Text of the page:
Surgical Care: Neonates with adequate-sized confluent pulmonary arteries may be amenable to primary definitive surgical repair. A palliative procedure with a systemictopulmonary artery shunt may be performed while awaiting complete repair at a later date. The ultimate surgical goals are to incorporate as many pulmonary artery segments as possible into a pulmonary artery confluence, to place a conduit from the right ventricle to the pulmonary artery confluence, and to close the VSD.

When the pulmonary arteries are hypoplastic, nonconfluent, and supplied by aortopulmonary collaterals, a multistaged repair is often required. Hypoplastic pulmonary arteries generally require palliative shunting to induce enlargement and growth of these vessels so they can be successfully incorporated into the complete repair. The shunts used may be modified Blalock-

Taussig or central shunts, and they may be unilateral or bilateral. If the pulmonary arteries have grown after placement of the palliative shunts, unifocalization of the pulmonary arteries can be performed; this is done by incorporating the aortopulmonary collaterals and connecting them to the conduit from the right ventricle.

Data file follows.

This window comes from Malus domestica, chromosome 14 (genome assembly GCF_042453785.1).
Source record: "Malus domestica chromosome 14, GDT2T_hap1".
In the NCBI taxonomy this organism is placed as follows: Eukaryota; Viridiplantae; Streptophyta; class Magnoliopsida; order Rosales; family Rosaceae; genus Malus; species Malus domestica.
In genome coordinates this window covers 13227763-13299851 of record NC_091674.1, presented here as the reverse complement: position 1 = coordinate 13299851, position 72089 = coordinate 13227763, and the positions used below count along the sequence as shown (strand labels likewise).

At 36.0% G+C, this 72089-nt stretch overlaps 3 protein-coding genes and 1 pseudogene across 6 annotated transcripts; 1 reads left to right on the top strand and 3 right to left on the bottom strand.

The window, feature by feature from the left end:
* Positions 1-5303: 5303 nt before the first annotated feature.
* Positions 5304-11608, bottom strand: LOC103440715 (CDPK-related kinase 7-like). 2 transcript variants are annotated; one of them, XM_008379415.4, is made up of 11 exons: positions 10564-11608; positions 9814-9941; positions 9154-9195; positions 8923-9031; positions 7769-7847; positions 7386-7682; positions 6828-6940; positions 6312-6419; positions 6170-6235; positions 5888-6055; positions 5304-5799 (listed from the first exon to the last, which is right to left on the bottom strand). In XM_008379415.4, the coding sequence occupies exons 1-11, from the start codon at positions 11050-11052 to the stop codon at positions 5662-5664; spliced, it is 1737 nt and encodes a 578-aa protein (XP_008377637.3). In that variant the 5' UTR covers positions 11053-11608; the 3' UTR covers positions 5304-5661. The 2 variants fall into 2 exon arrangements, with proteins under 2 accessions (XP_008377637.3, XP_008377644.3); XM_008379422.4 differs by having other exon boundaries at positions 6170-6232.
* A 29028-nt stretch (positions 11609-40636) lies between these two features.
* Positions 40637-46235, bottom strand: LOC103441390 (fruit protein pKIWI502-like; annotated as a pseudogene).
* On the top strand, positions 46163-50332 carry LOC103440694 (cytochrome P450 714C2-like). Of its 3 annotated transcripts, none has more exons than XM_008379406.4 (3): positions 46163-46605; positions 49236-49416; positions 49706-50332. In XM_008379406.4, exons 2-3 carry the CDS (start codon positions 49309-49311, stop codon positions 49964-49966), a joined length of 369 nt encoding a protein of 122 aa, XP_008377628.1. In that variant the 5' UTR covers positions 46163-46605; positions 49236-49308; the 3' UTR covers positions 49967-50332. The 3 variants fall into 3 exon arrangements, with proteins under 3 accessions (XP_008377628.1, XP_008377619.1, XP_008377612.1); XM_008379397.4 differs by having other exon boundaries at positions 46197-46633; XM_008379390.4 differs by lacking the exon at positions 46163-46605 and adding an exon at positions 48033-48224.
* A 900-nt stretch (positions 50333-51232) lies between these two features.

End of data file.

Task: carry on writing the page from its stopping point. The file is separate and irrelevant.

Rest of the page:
For complete repair to be performed in a child who has undergone palliation, the central pulmonary arterial area must be greater than 50% of normal; predominantly left-to-right intracardiac shunting must be present; the equivalent of an entire lung must be supplied by the central pulmonary artery confluence; and stenotic lesions in the pulmonary artery outflow must be addressed. Some centers have shifted toward performing a single-stage repair, wherein all the multiple aortopulmonary collaterals (MAPCAs) are ligated at the aorta. These MAPCAs are then mobilized toward the posterior mediastinum to construct a pulmonary artery confluence, followed by insertion of a pulmonary allograft to establish continuity between these neopulmonary arteries and the right ventricle. The VSD is closed. These centers have reported good results. Infants with postunifocalization pulmonary arteries that, combined, are only mildly hypoplastic (>200 mm2/m2) have a lower mortality rate and acceptable right ventricular pressures. Most patients, however, require repeat catheterizations for balloon dilation or stent placements in stenotic pulmonary artery segments to alleviate elevated right ventricular pressures.